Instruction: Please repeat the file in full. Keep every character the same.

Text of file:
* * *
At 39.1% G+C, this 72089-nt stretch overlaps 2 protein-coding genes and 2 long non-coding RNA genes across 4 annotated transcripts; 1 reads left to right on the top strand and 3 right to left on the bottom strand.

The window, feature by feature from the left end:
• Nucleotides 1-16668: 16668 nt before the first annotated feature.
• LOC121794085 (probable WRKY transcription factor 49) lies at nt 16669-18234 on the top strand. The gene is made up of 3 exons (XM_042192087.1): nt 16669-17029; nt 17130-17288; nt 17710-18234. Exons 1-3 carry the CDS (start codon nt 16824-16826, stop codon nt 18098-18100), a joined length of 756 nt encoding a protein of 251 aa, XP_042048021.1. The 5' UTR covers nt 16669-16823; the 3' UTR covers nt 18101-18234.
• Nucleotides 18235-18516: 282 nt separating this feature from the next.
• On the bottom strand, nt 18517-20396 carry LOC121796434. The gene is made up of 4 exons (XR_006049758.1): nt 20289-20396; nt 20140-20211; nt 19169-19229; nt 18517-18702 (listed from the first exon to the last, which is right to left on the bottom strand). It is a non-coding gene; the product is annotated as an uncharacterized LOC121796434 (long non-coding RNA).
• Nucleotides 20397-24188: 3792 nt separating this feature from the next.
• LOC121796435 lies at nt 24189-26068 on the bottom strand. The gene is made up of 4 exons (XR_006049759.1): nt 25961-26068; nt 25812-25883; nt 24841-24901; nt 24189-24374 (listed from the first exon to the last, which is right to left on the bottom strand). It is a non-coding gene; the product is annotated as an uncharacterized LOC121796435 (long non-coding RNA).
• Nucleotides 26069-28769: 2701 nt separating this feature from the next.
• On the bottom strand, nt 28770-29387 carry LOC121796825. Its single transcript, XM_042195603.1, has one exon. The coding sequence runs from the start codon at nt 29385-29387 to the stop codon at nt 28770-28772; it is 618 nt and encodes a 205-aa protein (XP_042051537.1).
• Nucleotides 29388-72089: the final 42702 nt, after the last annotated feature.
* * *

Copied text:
At 39.1% G+C, this 72089-nt stretch overlaps 2 protein-coding genes and 2 long non-coding RNA genes across 4 annotated transcripts; 1 reads left to right on the top strand and 3 right to left on the bottom strand.

The window, feature by feature from the left end:
• Nucleotides 1-16668: 16668 nt before the first annotated feature.
• LOC121794085 (probable WRKY transcription factor 49) lies at nt 16669-18234 on the top strand. The gene is made up of 3 exons (XM_042192087.1): nt 16669-17029; nt 17130-17288; nt 17710-18234. Exons 1-3 carry the CDS (start codon nt 16824-16826, stop codon nt 18098-18100), a joined length of 756 nt encoding a protein of 251 aa, XP_042048021.1. The 5' UTR covers nt 16669-16823; the 3' UTR covers nt 18101-18234.
• Nucleotides 18235-18516: 282 nt separating this feature from the next.
• On the bottom strand, nt 18517-20396 carry LOC121796434. The gene is made up of 4 exons (XR_006049758.1): nt 20289-20396; nt 20140-20211; nt 19169-19229; nt 18517-18702 (listed from the first exon to the last, which is right to left on the bottom strand). It is a non-coding gene; the product is annotated as an uncharacterized LOC121796434 (long non-coding RNA).
• Nucleotides 20397-24188: 3792 nt separating this feature from the next.
• LOC121796435 lies at nt 24189-26068 on the bottom strand. The gene is made up of 4 exons (XR_006049759.1): nt 25961-26068; nt 25812-25883; nt 24841-24901; nt 24189-24374 (listed from the first exon to the last, which is right to left on the bottom strand). It is a non-coding gene; the product is annotated as an uncharacterized LOC121796435 (long non-coding RNA).
• Nucleotides 26069-28769: 2701 nt separating this feature from the next.
• On the bottom strand, nt 28770-29387 carry LOC121796825. Its single transcript, XM_042195603.1, has one exon. The coding sequence runs from the start codon at nt 29385-29387 to the stop codon at nt 28770-28772; it is 618 nt and encodes a 205-aa protein (XP_042051537.1).
• Nucleotides 29388-72089: the final 42702 nt, after the last annotated feature.